The cost of polyclinics is far too prohibitive

NHS spending was £35 billion when Labour came into power in 1997. By 2010/11 it is expected to reach £110 billion. It would be ironic if Labour lost the next election despite more than trebling the NHS budget.

When households are feeling the pinch from rising food and fuel costs, it seems right to ask whether the DoH has spent that more than 200 per cent increase in funding wisely.

GP's Valuing General Practice campaign stresses the evidence backing the cost effectiveness of general practice and GPs.

Just think how much your practice could achieve with a tripling of its budget.

But, no, that would be far too simple. Instead the DoH in England is intent on introducing 150 polyclinics to London and, potentially, one in each PCT elsewhere.

This week GP reveals an estimate by experts of how much more this policy is costing than investing in current general practice. The extra cost of transferring just one practice to a polyclinic is £150,000 a year. If four practices move into a polyclinic the cost rises to £600,000 per polyclinic. Multiply that by the 150 planned for London alone and that is £90 million a year.

The Conservative Party recently estimated that the cost to the NHS of polyclinics if no existing surgeries were closed would be £1.4 billion.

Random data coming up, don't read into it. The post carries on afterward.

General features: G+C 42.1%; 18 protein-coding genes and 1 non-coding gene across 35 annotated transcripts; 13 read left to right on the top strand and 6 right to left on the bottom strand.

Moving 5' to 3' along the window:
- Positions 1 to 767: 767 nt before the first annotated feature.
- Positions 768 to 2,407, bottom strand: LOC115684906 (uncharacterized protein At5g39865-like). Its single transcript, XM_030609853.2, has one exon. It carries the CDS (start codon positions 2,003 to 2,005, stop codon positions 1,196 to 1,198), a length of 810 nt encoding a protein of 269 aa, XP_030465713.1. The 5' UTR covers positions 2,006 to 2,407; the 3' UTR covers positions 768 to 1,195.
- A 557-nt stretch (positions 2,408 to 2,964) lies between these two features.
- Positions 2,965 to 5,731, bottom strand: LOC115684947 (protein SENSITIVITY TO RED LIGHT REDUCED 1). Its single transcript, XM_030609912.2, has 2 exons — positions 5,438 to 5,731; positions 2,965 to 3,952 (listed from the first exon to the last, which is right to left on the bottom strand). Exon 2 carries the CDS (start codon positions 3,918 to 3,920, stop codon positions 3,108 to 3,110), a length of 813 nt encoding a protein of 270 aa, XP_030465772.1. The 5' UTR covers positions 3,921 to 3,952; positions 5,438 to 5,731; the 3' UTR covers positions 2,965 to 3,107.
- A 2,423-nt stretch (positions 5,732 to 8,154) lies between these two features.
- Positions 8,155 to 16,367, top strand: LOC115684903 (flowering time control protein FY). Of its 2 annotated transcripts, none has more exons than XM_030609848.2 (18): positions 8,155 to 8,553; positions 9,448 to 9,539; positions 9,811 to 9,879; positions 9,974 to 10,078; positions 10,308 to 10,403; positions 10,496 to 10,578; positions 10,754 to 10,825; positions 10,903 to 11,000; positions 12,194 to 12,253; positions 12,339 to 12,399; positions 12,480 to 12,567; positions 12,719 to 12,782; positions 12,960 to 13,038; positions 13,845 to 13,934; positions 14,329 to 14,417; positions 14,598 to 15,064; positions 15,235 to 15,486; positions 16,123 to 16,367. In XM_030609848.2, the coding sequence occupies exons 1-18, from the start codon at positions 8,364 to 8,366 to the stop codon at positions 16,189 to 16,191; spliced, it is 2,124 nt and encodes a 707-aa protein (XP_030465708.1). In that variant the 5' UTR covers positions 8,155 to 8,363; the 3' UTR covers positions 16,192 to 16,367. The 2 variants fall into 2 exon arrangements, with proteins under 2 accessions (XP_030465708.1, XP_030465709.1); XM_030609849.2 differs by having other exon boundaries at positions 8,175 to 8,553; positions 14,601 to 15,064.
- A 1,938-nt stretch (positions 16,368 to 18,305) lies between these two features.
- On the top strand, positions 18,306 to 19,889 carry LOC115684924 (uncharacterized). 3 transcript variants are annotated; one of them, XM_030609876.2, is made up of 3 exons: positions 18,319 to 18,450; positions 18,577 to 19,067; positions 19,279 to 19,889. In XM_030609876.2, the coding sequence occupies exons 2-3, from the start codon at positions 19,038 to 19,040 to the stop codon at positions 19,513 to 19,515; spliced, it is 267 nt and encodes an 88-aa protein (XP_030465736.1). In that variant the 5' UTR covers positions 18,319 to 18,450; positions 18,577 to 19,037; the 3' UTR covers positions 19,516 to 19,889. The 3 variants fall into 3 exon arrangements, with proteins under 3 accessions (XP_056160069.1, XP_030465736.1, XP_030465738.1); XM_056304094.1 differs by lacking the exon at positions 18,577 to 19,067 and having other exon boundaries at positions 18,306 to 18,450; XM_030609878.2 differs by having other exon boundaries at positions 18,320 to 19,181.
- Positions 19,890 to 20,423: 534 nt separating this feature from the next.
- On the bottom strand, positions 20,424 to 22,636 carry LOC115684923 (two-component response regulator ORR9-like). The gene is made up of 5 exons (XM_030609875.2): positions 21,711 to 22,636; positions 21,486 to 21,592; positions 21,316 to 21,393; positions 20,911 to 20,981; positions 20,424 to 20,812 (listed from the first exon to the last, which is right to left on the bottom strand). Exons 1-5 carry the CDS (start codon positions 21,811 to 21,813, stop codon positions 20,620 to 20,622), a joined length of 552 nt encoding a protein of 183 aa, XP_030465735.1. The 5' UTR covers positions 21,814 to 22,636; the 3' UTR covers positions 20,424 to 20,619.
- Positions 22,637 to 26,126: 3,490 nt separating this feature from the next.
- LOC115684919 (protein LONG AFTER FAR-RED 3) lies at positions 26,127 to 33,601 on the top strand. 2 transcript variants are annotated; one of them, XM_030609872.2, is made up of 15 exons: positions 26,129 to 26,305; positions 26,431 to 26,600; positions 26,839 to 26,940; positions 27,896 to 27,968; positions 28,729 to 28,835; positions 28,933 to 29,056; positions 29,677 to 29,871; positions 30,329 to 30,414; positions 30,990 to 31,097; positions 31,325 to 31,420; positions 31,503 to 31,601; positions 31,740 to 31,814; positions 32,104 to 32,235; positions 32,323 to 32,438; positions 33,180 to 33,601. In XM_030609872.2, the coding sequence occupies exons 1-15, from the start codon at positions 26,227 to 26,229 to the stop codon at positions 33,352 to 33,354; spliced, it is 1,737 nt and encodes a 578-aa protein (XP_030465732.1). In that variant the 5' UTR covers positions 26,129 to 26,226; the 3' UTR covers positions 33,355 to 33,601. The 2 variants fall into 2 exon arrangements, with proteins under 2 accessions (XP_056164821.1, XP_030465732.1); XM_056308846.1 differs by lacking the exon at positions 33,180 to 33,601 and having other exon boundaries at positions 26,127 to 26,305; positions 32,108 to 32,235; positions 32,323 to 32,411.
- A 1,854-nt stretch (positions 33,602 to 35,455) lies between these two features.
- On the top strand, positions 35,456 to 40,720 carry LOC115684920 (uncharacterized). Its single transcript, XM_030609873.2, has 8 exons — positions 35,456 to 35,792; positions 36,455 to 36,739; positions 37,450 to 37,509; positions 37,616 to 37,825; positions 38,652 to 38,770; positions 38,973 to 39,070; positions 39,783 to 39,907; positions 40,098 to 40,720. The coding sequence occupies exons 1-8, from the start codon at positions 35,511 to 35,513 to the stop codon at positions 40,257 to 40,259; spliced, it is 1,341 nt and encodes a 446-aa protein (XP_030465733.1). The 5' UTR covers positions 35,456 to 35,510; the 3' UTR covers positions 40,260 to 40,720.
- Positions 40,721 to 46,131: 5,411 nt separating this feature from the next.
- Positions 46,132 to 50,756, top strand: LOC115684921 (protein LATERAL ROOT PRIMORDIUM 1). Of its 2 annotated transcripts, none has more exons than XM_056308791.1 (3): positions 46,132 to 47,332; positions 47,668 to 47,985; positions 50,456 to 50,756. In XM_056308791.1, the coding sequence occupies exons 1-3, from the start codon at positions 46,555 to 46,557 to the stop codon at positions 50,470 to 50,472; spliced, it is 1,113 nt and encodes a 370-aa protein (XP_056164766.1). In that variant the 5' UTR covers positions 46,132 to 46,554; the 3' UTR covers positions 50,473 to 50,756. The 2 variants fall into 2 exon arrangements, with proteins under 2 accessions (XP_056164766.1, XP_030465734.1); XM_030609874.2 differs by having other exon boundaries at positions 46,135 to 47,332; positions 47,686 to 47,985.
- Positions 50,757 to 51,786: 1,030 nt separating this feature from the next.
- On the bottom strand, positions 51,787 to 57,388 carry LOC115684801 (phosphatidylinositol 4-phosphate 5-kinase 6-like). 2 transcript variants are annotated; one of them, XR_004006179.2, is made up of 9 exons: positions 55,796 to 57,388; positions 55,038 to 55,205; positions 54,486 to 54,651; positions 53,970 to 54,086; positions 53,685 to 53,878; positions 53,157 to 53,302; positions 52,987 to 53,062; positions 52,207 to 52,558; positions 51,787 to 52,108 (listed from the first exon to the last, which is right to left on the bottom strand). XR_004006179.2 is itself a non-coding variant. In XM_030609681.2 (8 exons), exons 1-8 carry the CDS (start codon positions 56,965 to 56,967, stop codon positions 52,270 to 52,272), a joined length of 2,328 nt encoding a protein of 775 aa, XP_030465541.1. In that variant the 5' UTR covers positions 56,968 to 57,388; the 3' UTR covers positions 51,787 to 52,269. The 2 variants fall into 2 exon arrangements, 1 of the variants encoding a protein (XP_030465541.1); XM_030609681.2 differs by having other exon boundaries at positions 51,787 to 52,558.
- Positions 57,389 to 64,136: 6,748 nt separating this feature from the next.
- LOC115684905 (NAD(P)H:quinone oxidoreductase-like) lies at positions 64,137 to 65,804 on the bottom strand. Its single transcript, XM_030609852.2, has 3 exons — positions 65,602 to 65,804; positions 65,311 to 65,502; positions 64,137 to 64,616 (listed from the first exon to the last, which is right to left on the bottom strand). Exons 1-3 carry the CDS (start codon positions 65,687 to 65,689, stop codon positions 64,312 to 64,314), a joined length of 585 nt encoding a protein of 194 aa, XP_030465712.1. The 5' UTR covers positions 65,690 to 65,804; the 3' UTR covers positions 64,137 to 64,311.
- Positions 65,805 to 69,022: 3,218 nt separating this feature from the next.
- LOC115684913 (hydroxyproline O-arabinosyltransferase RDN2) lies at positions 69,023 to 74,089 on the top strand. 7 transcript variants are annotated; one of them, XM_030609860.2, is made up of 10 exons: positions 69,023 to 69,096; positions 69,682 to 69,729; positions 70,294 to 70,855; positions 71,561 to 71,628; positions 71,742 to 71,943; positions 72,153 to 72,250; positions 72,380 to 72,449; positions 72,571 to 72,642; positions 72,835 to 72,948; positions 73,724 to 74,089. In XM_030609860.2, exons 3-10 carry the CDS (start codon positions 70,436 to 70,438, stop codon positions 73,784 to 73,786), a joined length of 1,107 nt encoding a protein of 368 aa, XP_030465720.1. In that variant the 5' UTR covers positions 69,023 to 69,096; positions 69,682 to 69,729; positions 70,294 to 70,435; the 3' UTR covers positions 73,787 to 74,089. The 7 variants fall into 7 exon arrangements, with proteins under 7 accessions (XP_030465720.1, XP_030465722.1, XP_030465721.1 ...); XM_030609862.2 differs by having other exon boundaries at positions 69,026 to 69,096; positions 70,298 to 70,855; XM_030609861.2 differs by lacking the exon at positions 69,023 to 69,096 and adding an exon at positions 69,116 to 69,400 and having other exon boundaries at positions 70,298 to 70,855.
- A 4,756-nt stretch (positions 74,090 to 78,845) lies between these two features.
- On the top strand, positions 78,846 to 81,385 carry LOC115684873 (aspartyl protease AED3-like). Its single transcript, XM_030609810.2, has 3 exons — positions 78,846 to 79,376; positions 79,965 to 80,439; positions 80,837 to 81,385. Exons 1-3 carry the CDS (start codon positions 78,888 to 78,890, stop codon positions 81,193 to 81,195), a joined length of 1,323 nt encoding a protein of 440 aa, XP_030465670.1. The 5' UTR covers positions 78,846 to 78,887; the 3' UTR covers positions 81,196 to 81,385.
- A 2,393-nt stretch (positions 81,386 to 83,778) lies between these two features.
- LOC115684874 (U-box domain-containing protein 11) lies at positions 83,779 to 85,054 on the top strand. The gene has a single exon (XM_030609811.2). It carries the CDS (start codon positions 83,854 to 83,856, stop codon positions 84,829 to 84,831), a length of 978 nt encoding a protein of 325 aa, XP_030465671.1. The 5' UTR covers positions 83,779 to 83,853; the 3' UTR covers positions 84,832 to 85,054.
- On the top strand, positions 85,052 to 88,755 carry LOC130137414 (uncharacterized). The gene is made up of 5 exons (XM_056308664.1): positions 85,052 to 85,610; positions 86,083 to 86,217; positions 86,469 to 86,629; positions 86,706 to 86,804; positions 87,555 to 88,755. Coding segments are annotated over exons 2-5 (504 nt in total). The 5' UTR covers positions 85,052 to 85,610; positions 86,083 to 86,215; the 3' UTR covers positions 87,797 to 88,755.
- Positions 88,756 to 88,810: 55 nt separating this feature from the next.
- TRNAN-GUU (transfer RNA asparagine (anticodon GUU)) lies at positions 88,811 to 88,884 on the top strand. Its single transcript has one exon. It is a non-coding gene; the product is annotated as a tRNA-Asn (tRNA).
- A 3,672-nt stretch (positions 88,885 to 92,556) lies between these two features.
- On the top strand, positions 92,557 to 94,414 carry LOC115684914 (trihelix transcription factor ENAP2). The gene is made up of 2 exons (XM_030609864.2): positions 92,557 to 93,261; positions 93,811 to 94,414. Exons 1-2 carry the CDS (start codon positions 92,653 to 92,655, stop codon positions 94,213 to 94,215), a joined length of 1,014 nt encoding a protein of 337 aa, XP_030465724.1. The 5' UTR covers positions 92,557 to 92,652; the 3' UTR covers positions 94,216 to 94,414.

A recent King's Fund report 'Under One Roof: will polyclinics deliver integrated care?' warned that polyclinics could worsen access, increase cost and damage care.

With Labour performing poorly in the polls, we have to question whether this sort of gamble is likely to wear well with voters pre-occupied with seeking value for money in the current economic downturn.

Should you be on the receiving end of a 6am call from prime minister Gordon Brown, you might like to ask him about the value of polyclinics. On current evidence, the cost is surely too prohibitive.

And that's ignoring the threat they pose to the viability of practices unfortunate enough to have one built on their doorstep.

The reaction of health minister Ben Bradshaw last week to the 1.2 million signatures generated in just three weeks by the BMA's Support Your Surgeries campaign was astonishing and is, perhaps, indicative of how little value the government currently places on general practice. To accuse practices of lying to patients to drum up support is, at the very least, massively under-estimating the intelligence of patients.

Labour would do well not to repeat that mistake in the run-up to the next election if it wants to be in power for a fourth term.

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